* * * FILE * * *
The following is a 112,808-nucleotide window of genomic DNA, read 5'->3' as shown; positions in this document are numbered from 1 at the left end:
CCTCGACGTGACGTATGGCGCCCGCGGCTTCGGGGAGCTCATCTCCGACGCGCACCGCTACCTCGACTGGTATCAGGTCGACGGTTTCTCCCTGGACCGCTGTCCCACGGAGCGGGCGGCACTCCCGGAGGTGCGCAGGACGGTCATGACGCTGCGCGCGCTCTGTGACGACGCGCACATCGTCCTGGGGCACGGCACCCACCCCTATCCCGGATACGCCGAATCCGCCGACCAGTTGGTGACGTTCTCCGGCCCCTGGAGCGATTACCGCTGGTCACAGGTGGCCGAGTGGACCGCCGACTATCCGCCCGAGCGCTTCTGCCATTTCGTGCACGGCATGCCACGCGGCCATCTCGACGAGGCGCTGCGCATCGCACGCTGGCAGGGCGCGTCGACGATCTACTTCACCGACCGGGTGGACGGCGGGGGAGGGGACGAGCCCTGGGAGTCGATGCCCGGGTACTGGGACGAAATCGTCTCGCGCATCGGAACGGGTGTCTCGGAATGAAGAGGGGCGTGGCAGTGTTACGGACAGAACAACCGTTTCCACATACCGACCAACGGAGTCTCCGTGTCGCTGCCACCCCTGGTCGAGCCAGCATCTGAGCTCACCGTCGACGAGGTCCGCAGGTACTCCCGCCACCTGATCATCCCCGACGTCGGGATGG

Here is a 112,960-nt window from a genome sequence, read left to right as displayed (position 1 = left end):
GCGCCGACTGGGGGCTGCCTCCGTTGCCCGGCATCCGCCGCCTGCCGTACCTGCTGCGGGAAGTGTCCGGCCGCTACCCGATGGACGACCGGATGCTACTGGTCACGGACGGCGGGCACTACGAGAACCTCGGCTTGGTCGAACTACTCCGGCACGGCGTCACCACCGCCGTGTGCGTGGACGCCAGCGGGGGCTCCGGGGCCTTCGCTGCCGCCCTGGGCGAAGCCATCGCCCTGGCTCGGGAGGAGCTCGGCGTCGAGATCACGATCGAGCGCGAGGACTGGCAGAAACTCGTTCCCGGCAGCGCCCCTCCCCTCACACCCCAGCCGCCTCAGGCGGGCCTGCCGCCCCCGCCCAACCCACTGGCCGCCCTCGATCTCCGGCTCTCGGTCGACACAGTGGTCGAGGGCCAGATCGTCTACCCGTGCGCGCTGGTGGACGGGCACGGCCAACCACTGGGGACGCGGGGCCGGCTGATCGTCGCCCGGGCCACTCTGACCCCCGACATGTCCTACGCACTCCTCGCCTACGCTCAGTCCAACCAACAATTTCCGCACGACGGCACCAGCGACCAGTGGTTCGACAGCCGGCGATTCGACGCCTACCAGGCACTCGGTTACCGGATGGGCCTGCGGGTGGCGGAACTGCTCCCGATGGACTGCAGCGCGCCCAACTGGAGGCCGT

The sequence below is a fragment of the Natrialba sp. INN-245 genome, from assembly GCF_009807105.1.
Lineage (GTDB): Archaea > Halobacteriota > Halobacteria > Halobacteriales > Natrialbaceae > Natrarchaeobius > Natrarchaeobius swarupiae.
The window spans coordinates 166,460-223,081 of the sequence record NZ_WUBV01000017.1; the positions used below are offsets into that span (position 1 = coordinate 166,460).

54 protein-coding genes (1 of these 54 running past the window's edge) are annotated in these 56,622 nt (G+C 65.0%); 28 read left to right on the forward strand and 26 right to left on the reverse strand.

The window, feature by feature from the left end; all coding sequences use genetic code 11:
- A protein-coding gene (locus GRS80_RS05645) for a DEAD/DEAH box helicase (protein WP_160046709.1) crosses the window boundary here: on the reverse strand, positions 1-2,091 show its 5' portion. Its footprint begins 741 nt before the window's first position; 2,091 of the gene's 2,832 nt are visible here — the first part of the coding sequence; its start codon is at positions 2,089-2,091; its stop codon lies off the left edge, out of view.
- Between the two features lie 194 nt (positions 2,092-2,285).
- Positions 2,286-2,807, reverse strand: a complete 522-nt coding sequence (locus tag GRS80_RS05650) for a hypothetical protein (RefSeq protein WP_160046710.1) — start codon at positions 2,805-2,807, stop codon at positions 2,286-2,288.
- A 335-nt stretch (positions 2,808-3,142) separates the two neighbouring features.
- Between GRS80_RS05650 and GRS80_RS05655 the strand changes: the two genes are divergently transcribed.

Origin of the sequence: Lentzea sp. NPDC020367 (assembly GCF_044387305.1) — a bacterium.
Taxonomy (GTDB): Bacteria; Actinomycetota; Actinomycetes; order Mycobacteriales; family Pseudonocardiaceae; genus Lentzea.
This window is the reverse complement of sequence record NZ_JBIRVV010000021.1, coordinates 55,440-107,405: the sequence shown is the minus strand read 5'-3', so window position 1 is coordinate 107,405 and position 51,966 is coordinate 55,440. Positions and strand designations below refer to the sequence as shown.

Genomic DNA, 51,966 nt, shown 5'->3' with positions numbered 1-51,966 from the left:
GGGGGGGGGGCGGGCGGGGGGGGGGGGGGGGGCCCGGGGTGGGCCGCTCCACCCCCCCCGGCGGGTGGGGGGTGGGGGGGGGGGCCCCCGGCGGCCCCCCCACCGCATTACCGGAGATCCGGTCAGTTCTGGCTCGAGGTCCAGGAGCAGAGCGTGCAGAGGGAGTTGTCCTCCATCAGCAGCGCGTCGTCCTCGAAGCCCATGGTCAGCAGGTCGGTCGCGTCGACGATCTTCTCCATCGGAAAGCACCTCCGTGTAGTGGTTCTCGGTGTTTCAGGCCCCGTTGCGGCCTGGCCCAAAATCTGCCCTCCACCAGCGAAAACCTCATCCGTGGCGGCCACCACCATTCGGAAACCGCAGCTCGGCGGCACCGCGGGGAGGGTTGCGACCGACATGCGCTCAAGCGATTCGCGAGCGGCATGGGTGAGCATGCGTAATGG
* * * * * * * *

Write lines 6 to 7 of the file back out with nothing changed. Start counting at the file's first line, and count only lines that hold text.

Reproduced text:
Lineage (GTDB): Archaea > Halobacteriota > Halobacteria > Halobacteriales > Natrialbaceae > Natrarchaeobius > Natrarchaeobius swarupiae.
The window spans coordinates 166,460-223,081 of the sequence record NZ_WUBV01000017.1; the positions used below are offsets into that span (position 1 = coordinate 166,460).